Link between the Nuclear Export of mRNA and Decay

As many of you may know, I have been examining how mRNAs are transported and localized within the cell and how the regulation of mRNA metabolism contributes to gene expression. From data accumulated recently within the "RNA Field", we know that transcription in eukaryotic cells is very sloppy - that is, a plethora of different RNA transcripts are generated from seemingly random pieces of DNA. As I explained in a recent post, some of this background transcription seems to play a role in regulating how the DNA is packed and thus allows for a tighter control of RNA production from protein coding genes. Moreover many eukaryotic genes have to be extensively processed before they are ready for export - it is likely that processing is not perfect and that at the end of the day many aberrant transcripts are produced. All this background transcription and all these potentially aberrant mRNAs pose a challenge to the cell - how does the cell "know" which strands of RNA to translate into proteins? The cell must have some "quality control" mechanism to filter out the good RNA from the bad (or the random). We know this because when we analyze the proteins produced in a typical cell by mass spec, the vast majority of proteins are synthesized from bonafide protein coding genes and not random pieces of genome or miss-processed transcripts.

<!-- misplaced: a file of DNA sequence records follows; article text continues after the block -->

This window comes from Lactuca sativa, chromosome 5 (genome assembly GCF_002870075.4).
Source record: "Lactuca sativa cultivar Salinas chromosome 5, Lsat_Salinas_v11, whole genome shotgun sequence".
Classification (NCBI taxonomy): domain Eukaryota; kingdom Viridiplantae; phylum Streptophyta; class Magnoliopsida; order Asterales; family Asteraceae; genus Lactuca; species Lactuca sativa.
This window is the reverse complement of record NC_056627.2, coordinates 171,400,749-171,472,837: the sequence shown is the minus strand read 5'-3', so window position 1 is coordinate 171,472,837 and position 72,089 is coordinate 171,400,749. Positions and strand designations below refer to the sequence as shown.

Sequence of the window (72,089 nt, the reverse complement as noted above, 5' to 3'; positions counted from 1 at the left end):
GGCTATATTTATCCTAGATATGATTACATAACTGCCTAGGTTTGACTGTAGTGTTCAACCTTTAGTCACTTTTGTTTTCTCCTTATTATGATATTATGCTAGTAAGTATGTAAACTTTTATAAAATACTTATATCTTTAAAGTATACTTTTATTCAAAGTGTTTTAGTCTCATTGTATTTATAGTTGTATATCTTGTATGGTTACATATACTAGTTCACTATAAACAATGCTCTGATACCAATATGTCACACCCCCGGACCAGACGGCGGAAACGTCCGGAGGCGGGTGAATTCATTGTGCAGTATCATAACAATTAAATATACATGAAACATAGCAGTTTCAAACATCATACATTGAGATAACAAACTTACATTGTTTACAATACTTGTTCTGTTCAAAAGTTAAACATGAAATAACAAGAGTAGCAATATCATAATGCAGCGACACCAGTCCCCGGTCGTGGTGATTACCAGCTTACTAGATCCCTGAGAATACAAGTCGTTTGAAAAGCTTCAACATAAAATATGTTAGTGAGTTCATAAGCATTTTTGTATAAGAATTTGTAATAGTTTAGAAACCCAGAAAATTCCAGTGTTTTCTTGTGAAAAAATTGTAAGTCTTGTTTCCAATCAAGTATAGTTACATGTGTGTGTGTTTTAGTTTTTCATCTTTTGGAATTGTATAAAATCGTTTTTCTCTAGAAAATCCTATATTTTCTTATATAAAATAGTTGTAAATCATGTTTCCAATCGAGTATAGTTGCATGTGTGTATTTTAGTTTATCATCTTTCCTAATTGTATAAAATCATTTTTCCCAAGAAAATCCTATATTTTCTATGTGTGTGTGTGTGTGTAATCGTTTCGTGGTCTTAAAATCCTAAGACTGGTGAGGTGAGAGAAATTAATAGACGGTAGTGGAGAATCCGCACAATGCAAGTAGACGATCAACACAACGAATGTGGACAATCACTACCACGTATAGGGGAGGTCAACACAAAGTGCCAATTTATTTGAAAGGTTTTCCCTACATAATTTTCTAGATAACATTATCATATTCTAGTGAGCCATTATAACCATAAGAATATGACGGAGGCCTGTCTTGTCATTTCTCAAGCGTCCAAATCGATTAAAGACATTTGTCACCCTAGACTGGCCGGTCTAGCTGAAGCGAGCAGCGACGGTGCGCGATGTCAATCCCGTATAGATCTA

So how could this work?

As in most biological systems, there is a network of different biological process that helps to sort out the wheat from the chaff. Here are some of the major "quality control" steps:

  • Surveillance of mRNA transcription. As mRNAs are being synthesized, "good" and "random" transcripts might be identified. For example it is now known that certain silent parts of the genome are tagged with siRNAs that recognize transcripts that are made from these sequences. The siRNAs feedback onto the DNA and modify how that part of the genome is packaged.
  • mRNA processing. After synthesis, "good" but not "random" RNAs should be processed.
  • mRNA nuclear export. "Good" mRNAs should be exported from the nucleus into the cytoplasm. In contrast "random" or badly processed transcripts should be retained.
  • mRNA degredation. "Good" transcripts should be stable while "random" or "bad" ones should be degraded.
  • mRNA translation. "Good" but not "random" RNAs might be preferentially translated by the ribosome. In addition it is likely that the "good" transcripts encode proteins that are relatively stable while "random" or "bad" transcripts encode junk. This could imply a feedback mechanism from newly formed protein and transcript (here's an example of this potential mechanism).